Non-aligned movement or just unaligned?

Established to counterbalance dominance of US and former Soviet Union, NAM members are now at an impasse over Syria.


    It was supposed to be a day of great fanfare and grand statements in Tehran.

    Instead, within minutes of the Non-Aligned Movement (NAM) summit opening, controversy surfaced as Al Jazeera's camera shot two empty seats during the Egyptian president Mohammed Morsi's handover speech of the chairmanship to Iran.

    The seats belonged to the Syrian delegation. In an apparent show of disgust at the tough words Morsi had used, they had left before he had finished speaking.

    The language was blunt, Morsi spoke with clear and calm ferocity.

    "We express our solidarity with the struggle of the Syrian people against an oppressive regime that has lost legitimacy," he said. "This is not only an ethical duty, but also a political
    and strategic necessity,"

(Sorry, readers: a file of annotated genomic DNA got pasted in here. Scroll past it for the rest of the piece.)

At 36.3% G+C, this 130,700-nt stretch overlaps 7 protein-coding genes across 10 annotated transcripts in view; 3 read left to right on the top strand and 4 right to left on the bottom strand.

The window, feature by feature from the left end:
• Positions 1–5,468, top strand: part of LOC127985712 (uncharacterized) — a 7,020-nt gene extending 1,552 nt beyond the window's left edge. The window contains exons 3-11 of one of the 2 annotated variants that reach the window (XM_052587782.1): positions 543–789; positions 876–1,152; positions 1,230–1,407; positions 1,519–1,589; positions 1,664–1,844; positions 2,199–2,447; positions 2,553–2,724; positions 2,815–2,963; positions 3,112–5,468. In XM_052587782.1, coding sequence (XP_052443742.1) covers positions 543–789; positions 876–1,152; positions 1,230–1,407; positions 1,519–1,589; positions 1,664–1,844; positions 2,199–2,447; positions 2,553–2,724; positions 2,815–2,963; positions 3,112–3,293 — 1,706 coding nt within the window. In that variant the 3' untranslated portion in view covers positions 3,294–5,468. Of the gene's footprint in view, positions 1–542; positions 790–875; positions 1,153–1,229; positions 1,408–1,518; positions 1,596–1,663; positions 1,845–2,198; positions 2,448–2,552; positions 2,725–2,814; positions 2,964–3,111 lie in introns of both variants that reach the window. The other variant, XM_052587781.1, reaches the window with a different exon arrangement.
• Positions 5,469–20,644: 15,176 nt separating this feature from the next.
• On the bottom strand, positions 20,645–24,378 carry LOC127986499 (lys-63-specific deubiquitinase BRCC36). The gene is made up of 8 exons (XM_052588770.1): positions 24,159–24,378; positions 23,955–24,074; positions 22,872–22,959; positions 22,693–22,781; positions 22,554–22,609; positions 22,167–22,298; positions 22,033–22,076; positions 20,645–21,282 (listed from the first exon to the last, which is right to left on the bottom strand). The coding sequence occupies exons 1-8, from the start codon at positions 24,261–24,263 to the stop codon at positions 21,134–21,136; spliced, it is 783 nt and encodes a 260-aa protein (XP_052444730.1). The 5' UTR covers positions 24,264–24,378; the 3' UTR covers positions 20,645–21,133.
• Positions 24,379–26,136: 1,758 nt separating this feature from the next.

"Strategic" and "political" necessity - keywords deliberately chosen.

    Unlikely consensus

    Egypt's own revolution means that men like Morsi understand what it is like to fight for freedom. Perhaps more important though is who the message was aimed at.

    Iran is taking over the chair of the movement. It has a very good relationship with President Bashar al-Assad of Syria and has always maintained that all sides in the conflict should sit down and talk without precondition.

    But Morsi and others would like to see Assad gone and a new government forged in the country. One that shares Morsi's ideals.

    Not everyone at the summit will agree with Morsi.

    So the question now is: Can this disparate bunch of countries get together and agree on an issue like Syria?

    It is unlikely that they will. What may happen is some sort of statement that is so general as to mean nothing in practical terms.

    But it could spark more intense negotiations between Iran and Syria. Why?

    Because Iran could use an agreement on Syria, however general, as diplomatic cover to say to the US and the West, who insist that Iran has no role to play in Syria, that it has international legitimacy to help Syrians resolve the conflict.

    This is all a long way off and will involve a feat of diplomacy that has so far has eluded the Non-aligned Movement. Given that day one of the summit sparked such controversy, the unaligned movement may well be a better name for the group.




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